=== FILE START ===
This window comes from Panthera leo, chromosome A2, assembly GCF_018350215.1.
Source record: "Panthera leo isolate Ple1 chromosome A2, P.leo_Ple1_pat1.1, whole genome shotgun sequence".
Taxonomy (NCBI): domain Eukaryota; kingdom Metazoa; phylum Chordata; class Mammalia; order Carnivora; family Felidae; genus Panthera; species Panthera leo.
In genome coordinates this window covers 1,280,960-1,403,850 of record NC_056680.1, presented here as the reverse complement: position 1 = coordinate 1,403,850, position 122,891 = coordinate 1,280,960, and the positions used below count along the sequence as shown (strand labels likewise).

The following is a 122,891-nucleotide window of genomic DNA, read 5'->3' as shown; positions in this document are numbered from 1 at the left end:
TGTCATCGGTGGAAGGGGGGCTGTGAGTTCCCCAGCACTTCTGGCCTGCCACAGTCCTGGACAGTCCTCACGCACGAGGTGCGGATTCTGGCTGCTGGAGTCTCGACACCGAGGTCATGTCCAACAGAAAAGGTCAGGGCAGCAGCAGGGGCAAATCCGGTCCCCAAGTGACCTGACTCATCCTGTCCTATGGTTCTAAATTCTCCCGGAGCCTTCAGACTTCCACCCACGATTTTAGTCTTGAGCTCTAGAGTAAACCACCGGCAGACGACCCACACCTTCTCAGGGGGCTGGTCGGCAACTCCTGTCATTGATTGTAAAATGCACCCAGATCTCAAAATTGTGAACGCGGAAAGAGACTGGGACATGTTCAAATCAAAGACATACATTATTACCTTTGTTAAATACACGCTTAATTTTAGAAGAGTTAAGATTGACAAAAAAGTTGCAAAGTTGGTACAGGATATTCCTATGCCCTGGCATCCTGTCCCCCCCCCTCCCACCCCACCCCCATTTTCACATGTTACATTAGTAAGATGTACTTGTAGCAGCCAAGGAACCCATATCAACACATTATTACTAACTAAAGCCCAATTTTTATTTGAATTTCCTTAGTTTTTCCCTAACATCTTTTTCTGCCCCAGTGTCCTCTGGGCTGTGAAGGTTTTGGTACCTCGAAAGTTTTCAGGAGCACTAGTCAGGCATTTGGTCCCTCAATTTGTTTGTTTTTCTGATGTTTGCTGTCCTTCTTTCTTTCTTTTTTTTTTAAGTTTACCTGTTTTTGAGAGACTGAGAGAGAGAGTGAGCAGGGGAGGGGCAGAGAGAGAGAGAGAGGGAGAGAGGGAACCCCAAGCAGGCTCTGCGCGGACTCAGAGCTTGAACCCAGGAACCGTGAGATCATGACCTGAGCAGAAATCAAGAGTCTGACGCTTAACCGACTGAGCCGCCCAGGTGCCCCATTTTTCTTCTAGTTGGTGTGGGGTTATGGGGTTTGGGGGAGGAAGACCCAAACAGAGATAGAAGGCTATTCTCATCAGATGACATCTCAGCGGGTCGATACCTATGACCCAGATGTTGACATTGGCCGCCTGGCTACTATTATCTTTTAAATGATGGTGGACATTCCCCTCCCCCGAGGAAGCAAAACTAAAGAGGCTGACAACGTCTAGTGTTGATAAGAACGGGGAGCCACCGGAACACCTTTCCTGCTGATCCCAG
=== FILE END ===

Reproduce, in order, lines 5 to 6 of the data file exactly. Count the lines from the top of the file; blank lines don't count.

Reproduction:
The following is a 122,891-nucleotide window of genomic DNA, read 5'->3' as shown; positions in this document are numbered from 1 at the left end:
TGTCATCGGTGGAAGGGGGGCTGTGAGTTCCCCAGCACTTCTGGCCTGCCACAGTCCTGGACAGTCCTCACGCACGAGGTGCGGATTCTGGCTGCTGGAGTCTCGACACCGAGGTCATGTCCAACAGAAAAGGTCAGGGCAGCAGCAGGGGCAAATCCGGTCCCCAAGTGACCTGACTCATCCTGTCCTATGGTTCTAAATTCTCCCGGAGCCTTCAGACTTCCACCCACGATTTTAGTCTTGAGCTCTAGAGTAAACCACCGGCAGACGACCCACACCTTCTCAGGGGGCTGGTCGGCAACTCCTGTCATTGATTGTAAAATGCACCCAGATCTCAAAATTGTGAACGCGGAAAGAGACTGGGACATGTTCAAATCAAAGACATACATTATTACCTTTGTTAAATACACGCTTAATTTTAGAAGAGTTAAGATTGACAAAAAAGTTGCAAAGTTGGTACAGGATATTCCTATGCCCTGGCATCCTGTCCCCCCCCCTCCCACCCCACCCCCATTTTCACATGTTACATTAGTAAGATGTACTTGTAGCAGCCAAGGAACCCATATCAACACATTATTACTAACTAAAGCCCAATTTTTATTTGAATTTCCTTAGTTTTTCCCTAACATCTTTTTCTGCCCCAGTGTCCTCTGGGCTGTGAAGGTTTTGGTACCTCGAAAGTTTTCAGGAGCACTAGTCAGGCATTTGGTCCCTCAATTTGTTTGTTTTTCTGATGTTTGCTGTCCTTCTTTCTTTCTTTTTTTTTTAAGTTTACCTGTTTTTGAGAGACTGAGAGAGAGAGTGAGCAGGGGAGGGGCAGAGAGAGAGAGAGAGGGAGAGAGGGAACCCCAAGCAGGCTCTGCGCGGACTCAGAGCTTGAACCCAGGAACCGTGAGATCATGACCTGAGCAGAAATCAAGAGTCTGACGCTTAACCGACTGAGCCGCCCAGGTGCCCCATTTTTCTTCTAGTTGGTGTGGGGTTATGGGGTTTGGGGGAGGAAGACCCAAACAGAGATAGAAGGCTATTCTCATCAGATGACATCTCAGCGGGTCGATACCTATGACCCAGATGTTGACATTGGCCGCCTGGCTACTATTATCTTTTAAATGATGGTGGACATTCCCCTCCCCCGAGGAAGCAAAACTAAAGAGGCTGACAACGTCTAGTGTTGATAAGAACGGGGAGCCACCGGAACACCTTTCCTGCTGATCCCAG